Are you 'waste wary' with food?
6/1/2023 by Kelly Hastings
Are you wary of routinely throwing away food? Being "waste wary" is important because food waste is not only harmful to our wallets, but it also harms the environment. Making small, thoughtful changes to our habits can help reduce food waste.
Consider these tips to start reducing food waste:
Create a grocery list. Menu plan and use that plan to create your list. Not only will you buy less, but you will also save some money, too.
Build leftovers into the menu. Whether at a restaurant or at home, this is a wonderful way to avoid throwing out extra food. You can reheat leftovers as an extra meal or even add them to another recipe to create a new meal.
Explore ways to use your extra food items. Do you throw out the heel of your bread loaves? There are many ways they can be used. Check out some recipes online. Examples include grating them into breadcrumbs, using them to soften baked goods or brown sugar, using them as a thickener or making a bread pizza out of them.
Consider ways to use foods "past their prime." Just because a fruit or vegetable does not look "normal" does not mean that it's inedible. They will taste the same. Instead of throwing overripe fruit away, add them to smoothies.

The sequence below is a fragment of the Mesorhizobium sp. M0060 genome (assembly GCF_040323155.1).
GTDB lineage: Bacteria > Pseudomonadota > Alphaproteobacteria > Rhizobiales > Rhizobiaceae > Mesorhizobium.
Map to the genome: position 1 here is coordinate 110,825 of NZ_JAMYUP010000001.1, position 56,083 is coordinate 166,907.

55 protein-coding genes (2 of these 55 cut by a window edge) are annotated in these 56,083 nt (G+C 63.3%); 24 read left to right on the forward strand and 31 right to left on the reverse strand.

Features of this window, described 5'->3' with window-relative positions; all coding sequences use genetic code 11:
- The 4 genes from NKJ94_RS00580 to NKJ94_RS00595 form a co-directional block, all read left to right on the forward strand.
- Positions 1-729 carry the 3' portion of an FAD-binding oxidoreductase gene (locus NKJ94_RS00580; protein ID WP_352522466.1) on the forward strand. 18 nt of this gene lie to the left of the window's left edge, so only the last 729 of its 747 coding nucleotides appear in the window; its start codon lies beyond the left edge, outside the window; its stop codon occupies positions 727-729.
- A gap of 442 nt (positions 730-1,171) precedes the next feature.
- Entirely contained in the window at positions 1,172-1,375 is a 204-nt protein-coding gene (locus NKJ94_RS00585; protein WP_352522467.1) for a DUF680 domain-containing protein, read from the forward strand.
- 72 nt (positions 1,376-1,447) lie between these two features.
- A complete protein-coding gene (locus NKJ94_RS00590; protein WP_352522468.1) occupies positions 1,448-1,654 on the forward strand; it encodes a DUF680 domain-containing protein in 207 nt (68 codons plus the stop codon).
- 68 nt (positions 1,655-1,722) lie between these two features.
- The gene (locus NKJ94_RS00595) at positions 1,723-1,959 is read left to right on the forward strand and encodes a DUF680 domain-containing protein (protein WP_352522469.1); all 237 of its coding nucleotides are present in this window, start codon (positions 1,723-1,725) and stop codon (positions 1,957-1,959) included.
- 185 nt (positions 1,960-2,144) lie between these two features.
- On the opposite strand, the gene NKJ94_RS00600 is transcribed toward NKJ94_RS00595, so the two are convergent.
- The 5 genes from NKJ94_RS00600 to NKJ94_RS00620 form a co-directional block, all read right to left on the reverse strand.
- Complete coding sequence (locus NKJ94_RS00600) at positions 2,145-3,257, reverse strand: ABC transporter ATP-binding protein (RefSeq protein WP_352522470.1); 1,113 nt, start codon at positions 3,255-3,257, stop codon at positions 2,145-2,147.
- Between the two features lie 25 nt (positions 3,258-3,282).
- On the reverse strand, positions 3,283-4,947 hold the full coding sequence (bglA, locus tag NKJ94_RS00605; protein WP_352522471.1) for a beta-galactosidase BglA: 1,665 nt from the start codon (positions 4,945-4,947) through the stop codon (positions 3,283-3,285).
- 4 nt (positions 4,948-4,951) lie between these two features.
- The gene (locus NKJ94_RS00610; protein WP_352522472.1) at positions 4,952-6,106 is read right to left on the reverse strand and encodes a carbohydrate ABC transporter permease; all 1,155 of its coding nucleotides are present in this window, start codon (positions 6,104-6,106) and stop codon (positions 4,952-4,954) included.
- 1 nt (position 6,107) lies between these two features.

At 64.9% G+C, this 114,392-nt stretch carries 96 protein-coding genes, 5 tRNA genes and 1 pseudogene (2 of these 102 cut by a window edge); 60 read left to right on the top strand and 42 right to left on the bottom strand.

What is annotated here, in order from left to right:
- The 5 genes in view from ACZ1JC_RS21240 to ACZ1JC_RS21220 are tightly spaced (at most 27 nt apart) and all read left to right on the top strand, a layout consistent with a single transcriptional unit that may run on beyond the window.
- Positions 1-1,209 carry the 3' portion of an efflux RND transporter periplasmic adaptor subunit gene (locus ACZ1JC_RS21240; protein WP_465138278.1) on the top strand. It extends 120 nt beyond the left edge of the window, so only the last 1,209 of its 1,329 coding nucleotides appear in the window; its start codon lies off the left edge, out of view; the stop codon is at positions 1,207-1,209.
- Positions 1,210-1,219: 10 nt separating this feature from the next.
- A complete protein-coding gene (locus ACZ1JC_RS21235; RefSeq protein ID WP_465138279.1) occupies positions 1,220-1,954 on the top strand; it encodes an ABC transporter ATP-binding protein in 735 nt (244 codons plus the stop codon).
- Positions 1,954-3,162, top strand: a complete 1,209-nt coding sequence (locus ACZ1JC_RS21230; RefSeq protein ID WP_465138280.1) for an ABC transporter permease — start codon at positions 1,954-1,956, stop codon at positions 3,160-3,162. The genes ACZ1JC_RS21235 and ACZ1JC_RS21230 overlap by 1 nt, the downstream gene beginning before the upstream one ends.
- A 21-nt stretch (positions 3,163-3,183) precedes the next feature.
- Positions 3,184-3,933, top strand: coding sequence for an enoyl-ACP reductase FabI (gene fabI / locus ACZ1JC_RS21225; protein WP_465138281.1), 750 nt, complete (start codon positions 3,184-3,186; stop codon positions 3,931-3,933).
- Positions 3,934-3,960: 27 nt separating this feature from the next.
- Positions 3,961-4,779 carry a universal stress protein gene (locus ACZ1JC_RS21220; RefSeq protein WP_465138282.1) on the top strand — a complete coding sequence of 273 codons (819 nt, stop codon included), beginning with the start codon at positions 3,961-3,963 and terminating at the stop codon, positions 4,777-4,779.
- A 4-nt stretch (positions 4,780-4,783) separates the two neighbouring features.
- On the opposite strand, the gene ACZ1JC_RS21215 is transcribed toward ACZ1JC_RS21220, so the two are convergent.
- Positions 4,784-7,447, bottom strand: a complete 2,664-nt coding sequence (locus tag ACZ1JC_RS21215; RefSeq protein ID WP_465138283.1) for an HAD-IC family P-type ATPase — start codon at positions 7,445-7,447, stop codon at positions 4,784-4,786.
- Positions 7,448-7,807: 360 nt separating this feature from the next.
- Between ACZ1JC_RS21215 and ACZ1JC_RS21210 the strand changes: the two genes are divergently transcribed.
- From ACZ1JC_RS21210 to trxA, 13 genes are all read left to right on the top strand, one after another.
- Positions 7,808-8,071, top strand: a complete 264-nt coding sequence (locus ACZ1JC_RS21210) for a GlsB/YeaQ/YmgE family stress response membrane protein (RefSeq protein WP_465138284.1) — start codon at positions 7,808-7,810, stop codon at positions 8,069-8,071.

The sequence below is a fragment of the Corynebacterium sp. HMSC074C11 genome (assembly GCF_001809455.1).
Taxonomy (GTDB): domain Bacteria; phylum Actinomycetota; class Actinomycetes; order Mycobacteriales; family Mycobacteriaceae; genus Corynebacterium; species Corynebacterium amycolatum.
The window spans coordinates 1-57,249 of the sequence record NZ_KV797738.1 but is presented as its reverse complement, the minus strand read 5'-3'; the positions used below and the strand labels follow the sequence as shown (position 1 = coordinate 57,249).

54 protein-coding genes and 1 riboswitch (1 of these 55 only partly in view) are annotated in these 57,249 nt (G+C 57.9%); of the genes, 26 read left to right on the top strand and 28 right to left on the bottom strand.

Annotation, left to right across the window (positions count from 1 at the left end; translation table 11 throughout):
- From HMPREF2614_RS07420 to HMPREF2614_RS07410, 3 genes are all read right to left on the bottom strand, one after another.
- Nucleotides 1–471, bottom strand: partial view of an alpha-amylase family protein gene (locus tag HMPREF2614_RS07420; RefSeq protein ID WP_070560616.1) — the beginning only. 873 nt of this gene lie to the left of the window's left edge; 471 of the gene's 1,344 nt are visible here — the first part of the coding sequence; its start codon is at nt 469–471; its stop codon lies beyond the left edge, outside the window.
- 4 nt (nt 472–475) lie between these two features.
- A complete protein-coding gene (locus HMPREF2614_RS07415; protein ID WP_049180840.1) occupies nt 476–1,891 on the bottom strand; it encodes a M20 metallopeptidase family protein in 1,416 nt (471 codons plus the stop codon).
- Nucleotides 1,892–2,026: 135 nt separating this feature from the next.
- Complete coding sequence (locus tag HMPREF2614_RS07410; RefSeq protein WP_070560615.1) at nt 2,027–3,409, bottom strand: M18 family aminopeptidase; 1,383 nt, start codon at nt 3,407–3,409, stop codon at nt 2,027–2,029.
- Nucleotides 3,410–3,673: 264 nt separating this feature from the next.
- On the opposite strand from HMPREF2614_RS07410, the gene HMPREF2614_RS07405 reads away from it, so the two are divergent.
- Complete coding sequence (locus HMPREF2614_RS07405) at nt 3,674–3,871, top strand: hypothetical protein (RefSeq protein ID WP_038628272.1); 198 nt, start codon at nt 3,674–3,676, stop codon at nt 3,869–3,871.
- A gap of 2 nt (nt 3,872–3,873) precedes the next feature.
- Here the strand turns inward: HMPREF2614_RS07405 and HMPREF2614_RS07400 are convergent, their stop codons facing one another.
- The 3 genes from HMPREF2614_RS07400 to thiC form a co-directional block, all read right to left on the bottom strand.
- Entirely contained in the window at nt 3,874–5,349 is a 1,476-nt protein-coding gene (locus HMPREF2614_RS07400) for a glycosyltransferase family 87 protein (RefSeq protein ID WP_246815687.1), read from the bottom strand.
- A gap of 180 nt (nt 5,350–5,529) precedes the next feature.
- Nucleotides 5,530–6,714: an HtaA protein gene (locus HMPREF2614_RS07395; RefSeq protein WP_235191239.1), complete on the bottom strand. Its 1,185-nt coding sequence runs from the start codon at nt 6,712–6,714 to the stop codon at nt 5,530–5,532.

Incorporate a way to compost. Composting food items lost in the back of the refrigerator is another way to repurpose foods to reduce waste. Look at your city government website to find out more about composting or look into tips on how to compost at home.
Rethink "best if used by." These phrases indicate when a food item will be at its best quality. It's not necessary to automatically throw out items that are past their date. Look for changes in smell, color and texture to decide if food is fit for the menu or the compost bin.
It may be overwhelming to start all of these tips to limit your food waste at once. Try adding one or two into your routine to start. Think of what will work best with your daily routines, and soon you'll be making use of your food "waste."
Kelly Hastings is a dietetic intern at Mayo Clinic in Rochester, Minnesota. She received her undergraduate degree at Gustavus Adolphus College and completed her graduate degree at the University of Michigan.